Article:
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Tiny robots deliver drugs to the nervous system

15 September 2021

Destined to Deliver

Imagine a determined bicycle courier tackling tricky terrain, fighting fierce headwinds, and navigating an unlit maze of roads to deliver urgent treatments to a patient in remote isolation. Such is the journey of a MANiAC ('magnetically aligned nanorods in alginate capsules'), tiny robots designed to deliver drugs to hard-to-reach spots in the body. The small, soft robots can move against the current, tumble up slopes and navigate through tissue, all controlled by magnetic fields (pictured in different test situations, and then depositing dyes around rat brain and mouse spinal cord material). Precise delivery of drugs, particularly for diseases in the central nervous system, can help with difficult-to-treat conditions while minimising the impact on other regions. Overcoming the physical challenges of navigating the body is essential to making this technology functional, ultimately providing precise packages of treatment where it is needed most for patients everywhere.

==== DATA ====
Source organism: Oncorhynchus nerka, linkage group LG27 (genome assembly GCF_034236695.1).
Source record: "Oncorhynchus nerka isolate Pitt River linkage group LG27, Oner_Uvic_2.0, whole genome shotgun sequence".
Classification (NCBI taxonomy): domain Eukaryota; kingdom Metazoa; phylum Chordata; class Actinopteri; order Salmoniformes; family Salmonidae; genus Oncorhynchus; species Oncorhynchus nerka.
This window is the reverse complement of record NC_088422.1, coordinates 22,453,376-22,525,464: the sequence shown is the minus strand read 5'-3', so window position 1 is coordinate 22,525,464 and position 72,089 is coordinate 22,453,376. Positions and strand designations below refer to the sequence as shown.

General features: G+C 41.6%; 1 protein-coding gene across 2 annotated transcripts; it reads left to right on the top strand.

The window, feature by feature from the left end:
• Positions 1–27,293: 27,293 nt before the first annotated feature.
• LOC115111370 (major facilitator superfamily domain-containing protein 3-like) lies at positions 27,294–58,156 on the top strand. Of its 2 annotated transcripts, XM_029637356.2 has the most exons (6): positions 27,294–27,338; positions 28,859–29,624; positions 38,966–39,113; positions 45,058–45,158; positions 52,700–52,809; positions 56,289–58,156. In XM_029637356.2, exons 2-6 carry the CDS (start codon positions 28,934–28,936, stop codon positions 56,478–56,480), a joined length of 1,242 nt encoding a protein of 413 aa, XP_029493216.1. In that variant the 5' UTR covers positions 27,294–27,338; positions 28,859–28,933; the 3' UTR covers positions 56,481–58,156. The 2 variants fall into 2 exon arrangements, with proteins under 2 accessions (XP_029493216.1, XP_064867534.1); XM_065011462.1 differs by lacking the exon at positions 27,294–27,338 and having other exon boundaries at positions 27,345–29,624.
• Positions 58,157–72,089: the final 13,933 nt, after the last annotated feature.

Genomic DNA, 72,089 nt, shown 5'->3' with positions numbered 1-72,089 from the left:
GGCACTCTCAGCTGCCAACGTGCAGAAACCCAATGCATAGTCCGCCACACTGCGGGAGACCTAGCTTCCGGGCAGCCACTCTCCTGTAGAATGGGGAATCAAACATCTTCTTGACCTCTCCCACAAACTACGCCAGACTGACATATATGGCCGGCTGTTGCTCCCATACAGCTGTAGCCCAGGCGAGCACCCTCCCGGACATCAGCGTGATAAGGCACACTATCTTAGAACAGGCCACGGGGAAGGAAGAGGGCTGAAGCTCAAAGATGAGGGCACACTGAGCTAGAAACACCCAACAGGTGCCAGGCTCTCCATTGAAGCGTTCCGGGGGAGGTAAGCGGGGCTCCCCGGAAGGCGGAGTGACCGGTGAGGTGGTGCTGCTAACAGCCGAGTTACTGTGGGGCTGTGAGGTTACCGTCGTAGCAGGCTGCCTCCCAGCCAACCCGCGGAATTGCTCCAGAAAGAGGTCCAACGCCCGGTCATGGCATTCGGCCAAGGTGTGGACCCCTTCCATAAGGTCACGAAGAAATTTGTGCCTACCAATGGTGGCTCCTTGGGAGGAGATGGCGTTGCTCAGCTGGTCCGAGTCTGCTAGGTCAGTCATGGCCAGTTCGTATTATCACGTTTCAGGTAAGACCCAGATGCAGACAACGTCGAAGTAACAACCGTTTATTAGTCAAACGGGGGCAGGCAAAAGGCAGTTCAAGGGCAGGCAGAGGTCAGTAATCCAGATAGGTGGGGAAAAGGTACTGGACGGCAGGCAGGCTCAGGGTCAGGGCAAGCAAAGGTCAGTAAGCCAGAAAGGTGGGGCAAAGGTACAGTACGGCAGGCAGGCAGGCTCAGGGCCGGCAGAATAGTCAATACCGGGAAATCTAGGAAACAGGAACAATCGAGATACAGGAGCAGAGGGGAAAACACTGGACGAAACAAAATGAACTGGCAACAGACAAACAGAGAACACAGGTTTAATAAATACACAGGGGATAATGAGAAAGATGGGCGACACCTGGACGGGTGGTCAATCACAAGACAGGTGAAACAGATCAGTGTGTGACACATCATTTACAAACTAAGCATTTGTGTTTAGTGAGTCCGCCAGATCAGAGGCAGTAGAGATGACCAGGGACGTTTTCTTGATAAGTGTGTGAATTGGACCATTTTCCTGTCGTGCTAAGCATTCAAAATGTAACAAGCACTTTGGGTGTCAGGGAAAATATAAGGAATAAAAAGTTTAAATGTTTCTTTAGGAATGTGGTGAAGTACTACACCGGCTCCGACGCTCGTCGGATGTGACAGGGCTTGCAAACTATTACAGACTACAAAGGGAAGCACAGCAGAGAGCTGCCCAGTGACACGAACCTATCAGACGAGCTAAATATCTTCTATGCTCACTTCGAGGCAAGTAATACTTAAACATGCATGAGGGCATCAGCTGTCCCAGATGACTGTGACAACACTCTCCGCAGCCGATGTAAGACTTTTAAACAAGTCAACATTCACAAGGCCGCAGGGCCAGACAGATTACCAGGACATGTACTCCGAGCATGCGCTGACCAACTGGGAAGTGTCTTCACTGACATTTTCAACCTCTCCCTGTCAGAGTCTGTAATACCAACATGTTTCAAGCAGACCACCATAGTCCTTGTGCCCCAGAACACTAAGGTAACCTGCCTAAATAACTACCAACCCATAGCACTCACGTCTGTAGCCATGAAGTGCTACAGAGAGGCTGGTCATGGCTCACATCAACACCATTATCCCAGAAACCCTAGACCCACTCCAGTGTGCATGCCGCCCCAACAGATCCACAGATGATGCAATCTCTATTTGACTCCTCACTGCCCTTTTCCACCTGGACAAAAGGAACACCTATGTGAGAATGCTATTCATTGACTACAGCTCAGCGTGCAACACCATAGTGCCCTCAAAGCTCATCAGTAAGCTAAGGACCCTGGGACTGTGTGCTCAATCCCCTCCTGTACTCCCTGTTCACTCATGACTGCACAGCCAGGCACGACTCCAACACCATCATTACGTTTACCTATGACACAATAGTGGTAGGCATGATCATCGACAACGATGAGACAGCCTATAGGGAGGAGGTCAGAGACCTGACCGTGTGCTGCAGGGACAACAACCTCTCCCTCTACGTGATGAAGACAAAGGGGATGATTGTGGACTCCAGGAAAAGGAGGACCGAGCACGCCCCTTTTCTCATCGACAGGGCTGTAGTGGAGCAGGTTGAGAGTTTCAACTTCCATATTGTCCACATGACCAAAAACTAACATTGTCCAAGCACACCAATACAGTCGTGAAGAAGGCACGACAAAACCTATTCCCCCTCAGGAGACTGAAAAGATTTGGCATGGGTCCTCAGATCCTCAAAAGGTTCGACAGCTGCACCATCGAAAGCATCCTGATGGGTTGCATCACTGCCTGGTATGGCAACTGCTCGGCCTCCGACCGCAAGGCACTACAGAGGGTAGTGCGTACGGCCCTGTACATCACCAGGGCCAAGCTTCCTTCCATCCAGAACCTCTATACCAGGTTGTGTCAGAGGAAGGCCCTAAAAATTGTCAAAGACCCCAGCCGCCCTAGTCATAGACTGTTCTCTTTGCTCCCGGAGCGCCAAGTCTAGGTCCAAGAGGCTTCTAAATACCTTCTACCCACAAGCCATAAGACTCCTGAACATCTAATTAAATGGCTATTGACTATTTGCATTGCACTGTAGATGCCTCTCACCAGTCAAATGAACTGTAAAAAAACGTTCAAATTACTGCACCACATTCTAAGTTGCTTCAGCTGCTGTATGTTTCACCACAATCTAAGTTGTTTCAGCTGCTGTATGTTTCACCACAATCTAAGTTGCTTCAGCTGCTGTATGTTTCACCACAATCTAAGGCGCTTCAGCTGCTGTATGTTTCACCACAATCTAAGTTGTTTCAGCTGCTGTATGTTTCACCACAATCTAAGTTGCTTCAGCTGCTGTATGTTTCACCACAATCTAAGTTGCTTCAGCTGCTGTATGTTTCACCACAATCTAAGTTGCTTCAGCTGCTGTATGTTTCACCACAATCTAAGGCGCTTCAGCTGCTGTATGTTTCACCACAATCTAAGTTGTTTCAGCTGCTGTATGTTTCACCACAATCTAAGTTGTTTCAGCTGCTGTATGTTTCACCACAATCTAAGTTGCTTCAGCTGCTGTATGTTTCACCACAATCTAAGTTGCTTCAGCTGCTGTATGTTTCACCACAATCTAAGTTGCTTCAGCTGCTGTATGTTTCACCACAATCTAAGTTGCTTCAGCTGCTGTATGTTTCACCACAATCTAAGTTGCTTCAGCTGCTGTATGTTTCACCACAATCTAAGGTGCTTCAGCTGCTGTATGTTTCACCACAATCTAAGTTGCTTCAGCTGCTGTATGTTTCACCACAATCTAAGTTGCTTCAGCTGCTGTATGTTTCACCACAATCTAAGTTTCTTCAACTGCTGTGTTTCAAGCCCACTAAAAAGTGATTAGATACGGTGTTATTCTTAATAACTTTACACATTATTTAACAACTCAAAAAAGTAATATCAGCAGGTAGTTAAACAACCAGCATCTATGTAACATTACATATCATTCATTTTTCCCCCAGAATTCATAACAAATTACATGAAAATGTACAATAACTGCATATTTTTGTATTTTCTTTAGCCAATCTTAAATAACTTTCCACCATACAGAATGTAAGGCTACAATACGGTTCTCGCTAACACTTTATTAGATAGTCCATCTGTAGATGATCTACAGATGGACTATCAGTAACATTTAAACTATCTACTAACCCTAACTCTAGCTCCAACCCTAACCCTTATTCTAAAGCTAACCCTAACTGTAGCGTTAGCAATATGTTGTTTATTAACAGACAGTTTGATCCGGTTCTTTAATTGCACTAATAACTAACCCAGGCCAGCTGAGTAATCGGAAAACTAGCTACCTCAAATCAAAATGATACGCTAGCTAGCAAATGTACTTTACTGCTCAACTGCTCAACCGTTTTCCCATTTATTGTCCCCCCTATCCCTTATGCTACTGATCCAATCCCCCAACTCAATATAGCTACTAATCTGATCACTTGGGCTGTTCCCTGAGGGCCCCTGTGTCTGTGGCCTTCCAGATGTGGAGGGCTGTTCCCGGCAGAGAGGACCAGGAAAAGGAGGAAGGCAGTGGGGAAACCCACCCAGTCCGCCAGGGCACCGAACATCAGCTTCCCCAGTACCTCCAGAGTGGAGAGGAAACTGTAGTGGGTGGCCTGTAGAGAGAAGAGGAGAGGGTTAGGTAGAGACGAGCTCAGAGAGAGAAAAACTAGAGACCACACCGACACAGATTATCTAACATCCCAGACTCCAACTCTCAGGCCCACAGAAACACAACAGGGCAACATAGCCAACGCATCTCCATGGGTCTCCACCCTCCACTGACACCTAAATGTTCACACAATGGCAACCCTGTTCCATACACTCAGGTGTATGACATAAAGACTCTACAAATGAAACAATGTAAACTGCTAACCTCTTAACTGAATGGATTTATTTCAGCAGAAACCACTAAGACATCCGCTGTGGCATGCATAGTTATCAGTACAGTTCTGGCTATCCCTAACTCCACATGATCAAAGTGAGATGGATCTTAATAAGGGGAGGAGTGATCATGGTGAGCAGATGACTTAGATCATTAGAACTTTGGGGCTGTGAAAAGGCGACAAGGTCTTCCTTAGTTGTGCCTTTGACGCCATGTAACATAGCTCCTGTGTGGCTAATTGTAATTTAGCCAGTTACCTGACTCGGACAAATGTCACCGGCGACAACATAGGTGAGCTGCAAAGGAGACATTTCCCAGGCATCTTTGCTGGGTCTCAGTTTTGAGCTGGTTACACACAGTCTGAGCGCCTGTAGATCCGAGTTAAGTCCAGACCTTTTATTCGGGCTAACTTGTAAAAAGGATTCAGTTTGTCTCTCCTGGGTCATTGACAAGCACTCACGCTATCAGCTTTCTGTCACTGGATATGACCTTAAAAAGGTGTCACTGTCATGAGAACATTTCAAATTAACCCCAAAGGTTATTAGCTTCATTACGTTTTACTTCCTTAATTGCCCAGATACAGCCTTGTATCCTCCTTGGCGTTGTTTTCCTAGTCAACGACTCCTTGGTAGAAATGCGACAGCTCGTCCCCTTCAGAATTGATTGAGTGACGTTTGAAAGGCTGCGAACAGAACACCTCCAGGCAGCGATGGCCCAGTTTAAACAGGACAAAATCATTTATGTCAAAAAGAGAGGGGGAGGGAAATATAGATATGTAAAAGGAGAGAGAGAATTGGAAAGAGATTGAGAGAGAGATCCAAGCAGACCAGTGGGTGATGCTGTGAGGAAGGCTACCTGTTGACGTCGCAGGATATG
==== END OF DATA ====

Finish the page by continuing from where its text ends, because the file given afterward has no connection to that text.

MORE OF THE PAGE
Written by Anthony Lewis

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BPoD stands for Biomedical Picture of the Day. Managed by the MRC Laboratory of Medical Sciences until Jul 2023, it is now run independently by a dedicated team of scientists and writers. The website aims to engage everyone, young and old, in the wonders of biology, and its influence on medicine. The ever-growing archive of more than 4000 research images documents over a decade of progress. Explore the collection and see what you discover. Images are kindly provided for inclusion on this website through the generosity of scientists across the globe.

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